There are players on this season’s Pacific Lutheran University football team who never got to meet and visit with legendary patriarch Frosty Westering before he died in April.
But that doesn’t mean they haven’t already experienced the everlasting impact he had on the program and what it means to be a Lute.
That impact was evident Saturday at Sparks Stadium in the Lutes’ home opener against Redlands as PLU rebounded from a midgame offensive funk to bounce back and earn a 35-14 victory.
“It’s the theme for us for the year ... (that Frosty’s) legacy lives on in you,” PLU coach Scott Westering said of his father’s influence. “To see these guys embrace that and play for that, each other and the program — it’s heartwarming to see young men do that.”
After jumping out to an early 14-0 lead, the PLU offense hit a wall midway through the second quarter.
Three visits inside the Redlands 20-yard line in the final seven minutes of the first half resulted in two missed field goals and a lost fumble.
Despite piling up 222 yards of offense in the first half, PLU (2-0) led by two touchdowns over Redlands (0-2).
The struggles continued into the third quarter, but the Bulldogs couldn’t take advantage, thanks to a stout Lutes defense.
After the Bulldogs mounted a drive midway through the third quarter, PLU defensive back Jonny Volland, who played at Jefferson High, picked off Redlands quarterback Mitch Samson at the PLU 15-yard line to end the threat.
After the Lutes’ offense couldn’t convert on a fourth-and-goal from the Bulldogs 7-yard line with 12 minutes, 41 seconds remaining, the defense picked up the slack when linebacker Dalton Darmody, out of Gig Harbor High, recovered a Redlands fumble in the end zone for a touchdown to push the lead to 21-0.
“The beauty with this team and these young men is their passion to keep playing,” Westering said.
Quarterback Dalton Ritchey and the rest of the offensive unit came back to life midway through the fourth quarter. Ritchey hit Kyle Warner with a 41-yard touchdown strike with 7:44 to play, and then found the Tumwater High graduate three minutes later with a 32-yard pitch-and-catch to put the game away.
“(Early on) we hit a rough patch where we were making mental errors and just not executing like we can,” Warner said. “We just kept it simple. Ran simple, easy plays that we’ve been running forever and it ended up working. Simplifying the game helped out today.”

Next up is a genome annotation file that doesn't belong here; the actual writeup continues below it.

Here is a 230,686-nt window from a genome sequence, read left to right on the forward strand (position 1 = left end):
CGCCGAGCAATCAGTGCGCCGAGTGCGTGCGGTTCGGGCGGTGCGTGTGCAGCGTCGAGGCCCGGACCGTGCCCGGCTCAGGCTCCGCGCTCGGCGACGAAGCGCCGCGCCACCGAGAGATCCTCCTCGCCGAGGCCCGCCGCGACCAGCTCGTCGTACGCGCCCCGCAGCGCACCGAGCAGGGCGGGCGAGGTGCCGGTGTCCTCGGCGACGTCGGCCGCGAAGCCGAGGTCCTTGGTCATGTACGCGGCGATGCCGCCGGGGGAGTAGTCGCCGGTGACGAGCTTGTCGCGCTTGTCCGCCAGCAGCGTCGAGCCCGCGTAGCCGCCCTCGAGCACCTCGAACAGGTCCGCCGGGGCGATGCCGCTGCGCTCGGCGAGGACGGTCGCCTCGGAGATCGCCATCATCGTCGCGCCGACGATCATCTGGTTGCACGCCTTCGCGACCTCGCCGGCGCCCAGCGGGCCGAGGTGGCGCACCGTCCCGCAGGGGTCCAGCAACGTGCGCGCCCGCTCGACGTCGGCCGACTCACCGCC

Ritchey followed up his strong performance against Cal Lutheran last week by passing for 378 yards and three scores against Redlands.
Warner caught five passes for 137 yards and two touchdowns, and Rogers High alum Kellen Westering, Scott Westering’s son and Frosty’s grandson, added six receptions for 78 yards.
“It’s gotten to the point where (Ritchey) knows where I’m going to be and I know where he’s going to throw it,” Warner said. “It’s just awesome that he’s confident in me knowing that I’m going to catch it and knowing that he’ll throw it right where it needs to be. We’ve got a great relationship going right now.”
Puget Sound 42, at Whittier College 33: The Loggers finally got another victory in the Jeff Thomas era, and ditched a 20-game losing streak in the process by upending the Poets in California.
And arguably the biggest play of the game came from UPS punter Jeff Walton, whose 74-yard punt with just over eight minutes remaining flipped field position in favor of the Loggers.
Trailing 28-25, Whittier took over at its own 11-yard line, and went three-and-out.
UPS got the ball back at the Poets’ 38.
On third-and-8, receiver Bryson Calma’s diving 33-yard catch on a Braden Foley pass set up Kupono Park’s 1-yard touchdown run with 4:27 remaining.
After Whittier fumbled on the ensuring kickoff, Foley connected with Peter Bell on a 15-yard scoring strike to put the Loggers (1-1) in control, 42-25, with 3:27 to go.
The Loggers’ previous win was 42-31 over Pacific University in the penultimate game of the 2010 season.
“I knew we had lost 20 games, but this was not to win to break the streak. We needed to win because we were playing today,” Thomas said. “We went out there early and did our work right.”Staff writer Todd Milles contributed to this report.